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STL performance question

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not that i think this change will make a whole lot of difference in my performance but which is quicker of the following 2 choices: 1)
  
for(unsigned int i = 0; i < gameObjects.size(); i++) {
    glPushMatrix()
    glTranslatef(gameObjects[i]->pos.x, gameObjects[i]->pos.y, gameObjects[i]->pos.z);

    glCallList(gameObjects[i]->model->getDisplayList());

    glPopMatrix();
}
  
or 2)
  
for(unsigned int i = 0; i < gameObjects.size(); i++) {
    GameObject * object = gameObjects[i];

    glPushMatrix()
    glTranslatef(gameObject->pos.x, gameObject->pos.y, gameObject->pos.z);

    glCallList(gameObject->model->getDisplayList());

    glPopMatrix();
}
  
i.e. if i''m making repeated calls to vector is it faster to assign the pointer value to a dummy pointer on each iteration of the loop and make the calls from that dummy/copy. since it''s O(n) with the loop and all does a smallish optimization like this become more significant? -me

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its possibly faster to save the function call (assuming its not inlined) as well as the offset calculation (its also possible your STL implementation and compiler is smart enough to do this for you). look at the asm output and count the clock cycles if you really care, but it can't possible matter because there is no way you have anywhere near enough gameObjects to make this a noticable optimization. profile before you optimize, or you are wasting your time.

EDIT: also if you really cared, then number 2 should be like this:


      
GameObject * gameObject = &gameObjects[0];
usigned int size = gameObjects.size();
for(unsigned int i = 0; i < size; ++i, ++gameObject)
{
glPushMatrix();
glTranslatef(gameObject->pos.x, gameObject->pos.y,gameObject->pos.z);
glCallList(gameObject->model->getDisplayList());
glPopMatrix();
}



[edited by - invective on May 29, 2002 12:35:56 AM]

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Rather than calling operator[] each and every time, write an iterator (or pointer, for an array) based loop.


  
vector<GameObject>::iterator itor, end;
end = GameObjects.end(); // so that we don''t evaluate end() every time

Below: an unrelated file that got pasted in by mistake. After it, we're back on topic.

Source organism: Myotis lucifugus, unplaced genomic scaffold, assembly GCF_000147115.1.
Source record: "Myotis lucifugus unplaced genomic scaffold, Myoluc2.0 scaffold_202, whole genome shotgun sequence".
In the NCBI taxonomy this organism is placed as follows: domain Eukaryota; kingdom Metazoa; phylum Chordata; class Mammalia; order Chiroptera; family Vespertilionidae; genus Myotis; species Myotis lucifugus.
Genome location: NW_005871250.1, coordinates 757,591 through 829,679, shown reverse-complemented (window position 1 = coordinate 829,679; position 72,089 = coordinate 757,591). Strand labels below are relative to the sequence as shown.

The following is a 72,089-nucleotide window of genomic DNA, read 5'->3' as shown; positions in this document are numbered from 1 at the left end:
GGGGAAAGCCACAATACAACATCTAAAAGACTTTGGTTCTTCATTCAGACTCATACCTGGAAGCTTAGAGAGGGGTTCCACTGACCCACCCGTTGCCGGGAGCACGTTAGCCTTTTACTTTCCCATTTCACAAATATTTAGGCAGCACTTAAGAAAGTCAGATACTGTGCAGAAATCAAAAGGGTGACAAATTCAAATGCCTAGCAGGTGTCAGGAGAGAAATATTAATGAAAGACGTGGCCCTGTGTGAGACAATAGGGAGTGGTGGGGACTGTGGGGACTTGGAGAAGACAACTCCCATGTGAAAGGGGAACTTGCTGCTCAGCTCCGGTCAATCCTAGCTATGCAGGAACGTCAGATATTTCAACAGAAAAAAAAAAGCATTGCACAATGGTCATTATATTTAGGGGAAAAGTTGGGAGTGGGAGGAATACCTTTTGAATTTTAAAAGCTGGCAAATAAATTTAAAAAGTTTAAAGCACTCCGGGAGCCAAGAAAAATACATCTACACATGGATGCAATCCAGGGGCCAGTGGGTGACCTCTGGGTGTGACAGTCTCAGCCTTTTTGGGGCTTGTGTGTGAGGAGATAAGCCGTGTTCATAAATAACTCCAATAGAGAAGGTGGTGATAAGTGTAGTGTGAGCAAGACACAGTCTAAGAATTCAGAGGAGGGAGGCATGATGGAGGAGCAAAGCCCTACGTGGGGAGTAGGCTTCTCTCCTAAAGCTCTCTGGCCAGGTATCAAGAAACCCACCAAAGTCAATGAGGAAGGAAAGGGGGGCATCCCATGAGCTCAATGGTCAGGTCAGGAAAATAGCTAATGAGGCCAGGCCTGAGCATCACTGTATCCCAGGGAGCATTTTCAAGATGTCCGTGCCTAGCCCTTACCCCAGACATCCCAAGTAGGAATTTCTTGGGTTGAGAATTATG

for( itor = GameObjects.begin(); itor != end; ++itor )
{
glPushMatrix()
glTranslatef(itor->pos.x,
itor->pos.y,
itor->pos.z);
glCallList(itor->model->getDisplayList());
glPopMatrix();
}


Or write a function object with the code that would be in the loop inlined and called by operator() then just call for_each.


  
#include<algorithm>


struct RenderObject
{
inline void operator()( GameObject& obj )
{
glPushMatrix()
glTranslatef(obj.pos.x,
obj.pos.y,
obj.pos.z);
glCallList(obj.model->getDisplayList());
glPopMatrix();
}
};

...
std::for_each( GameObjects.begin(), GameObjects.end(), RenderObject() );


Documents [ GDNet | MSDN | STL | OpenGL | Formats | RTFM | Asking Smart Questions ]
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If you can bear, look at the disassembly. In my experience, 99% of for (...) array[x] loops are converted into pointers (e.g. your second example) by the compiler. The two versions should compile to the same code.

Now, since this is STL, I note a number of things inefficient about these two loops:
- if gameObjects can''t change size in the middle of the loop, the call to .size () each time is potentially wasteful.
- instead of using indices, you could choose to be using iterators. I''m pretty sure it''s the same efficiency. But when you use iterators, use ++it instead of it++ in your for statement.
- these problems can''t happen if you use for_each.

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